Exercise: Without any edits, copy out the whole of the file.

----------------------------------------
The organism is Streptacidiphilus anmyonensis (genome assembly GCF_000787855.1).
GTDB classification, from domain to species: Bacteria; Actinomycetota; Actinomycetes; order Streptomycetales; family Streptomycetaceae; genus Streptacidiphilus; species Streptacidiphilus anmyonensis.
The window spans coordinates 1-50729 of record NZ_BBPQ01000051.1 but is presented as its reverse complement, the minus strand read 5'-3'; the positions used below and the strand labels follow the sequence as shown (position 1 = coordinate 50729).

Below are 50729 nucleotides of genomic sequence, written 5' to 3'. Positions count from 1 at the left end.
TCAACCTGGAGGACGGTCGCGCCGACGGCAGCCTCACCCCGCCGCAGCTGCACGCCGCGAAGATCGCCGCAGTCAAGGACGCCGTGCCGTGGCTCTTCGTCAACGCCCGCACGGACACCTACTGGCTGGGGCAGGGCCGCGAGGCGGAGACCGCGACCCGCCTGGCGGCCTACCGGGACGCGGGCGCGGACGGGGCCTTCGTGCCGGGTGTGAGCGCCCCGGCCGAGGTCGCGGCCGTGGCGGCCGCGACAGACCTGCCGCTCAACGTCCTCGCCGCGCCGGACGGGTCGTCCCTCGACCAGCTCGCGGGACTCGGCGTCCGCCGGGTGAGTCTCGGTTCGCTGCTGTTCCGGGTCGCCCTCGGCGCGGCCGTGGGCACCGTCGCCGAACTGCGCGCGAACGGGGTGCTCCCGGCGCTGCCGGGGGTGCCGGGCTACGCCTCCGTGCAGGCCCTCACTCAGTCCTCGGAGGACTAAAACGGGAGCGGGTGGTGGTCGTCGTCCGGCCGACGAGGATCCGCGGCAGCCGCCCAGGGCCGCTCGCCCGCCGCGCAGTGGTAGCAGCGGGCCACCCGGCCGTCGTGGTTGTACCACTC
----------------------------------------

The organism is Streptacidiphilus anmyonensis (genome assembly GCF_000787855.1).
GTDB classification, from domain to species: Bacteria; Actinomycetota; Actinomycetes; order Streptomycetales; family Streptomycetaceae; genus Streptacidiphilus; species Streptacidiphilus anmyonensis.
The window spans coordinates 1-50729 of record NZ_BBPQ01000051.1 but is presented as its reverse complement, the minus strand read 5'-3'; the positions used below and the strand labels follow the sequence as shown (position 1 = coordinate 50729).

Below are 50729 nucleotides of genomic sequence, written 5' to 3'. Positions count from 1 at the left end.
TCAACCTGGAGGACGGTCGCGCCGACGGCAGCCTCACCCCGCCGCAGCTGCACGCCGCGAAGATCGCCGCAGTCAAGGACGCCGTGCCGTGGCTCTTCGTCAACGCCCGCACGGACACCTACTGGCTGGGGCAGGGCCGCGAGGCGGAGACCGCGACCCGCCTGGCGGCCTACCGGGACGCGGGCGCGGACGGGGCCTTCGTGCCGGGTGTGAGCGCCCCGGCCGAGGTCGCGGCCGTGGCGGCCGCGACAGACCTGCCGCTCAACGTCCTCGCCGCGCCGGACGGGTCGTCCCTCGACCAGCTCGCGGGACTCGGCGTCCGCCGGGTGAGTCTCGGTTCGCTGCTGTTCCGGGTCGCCCTCGGCGCGGCCGTGGGCACCGTCGCCGAACTGCGCGCGAACGGGGTGCTCCCGGCGCTGCCGGGGGTGCCGGGCTACGCCTCCGTGCAGGCCCTCACTCAGTCCTCGGAGGACTAAAACGGGAGCGGGTGGTGGTCGTCGTCCGGCCGACGAGGATCCGCGGCAGCCGCCCAGGGCCGCTCGCCCGCCGCGCAGTGGTAGCAGCGGGCCACCCGGCCGTCGTGGTTGTACCACTC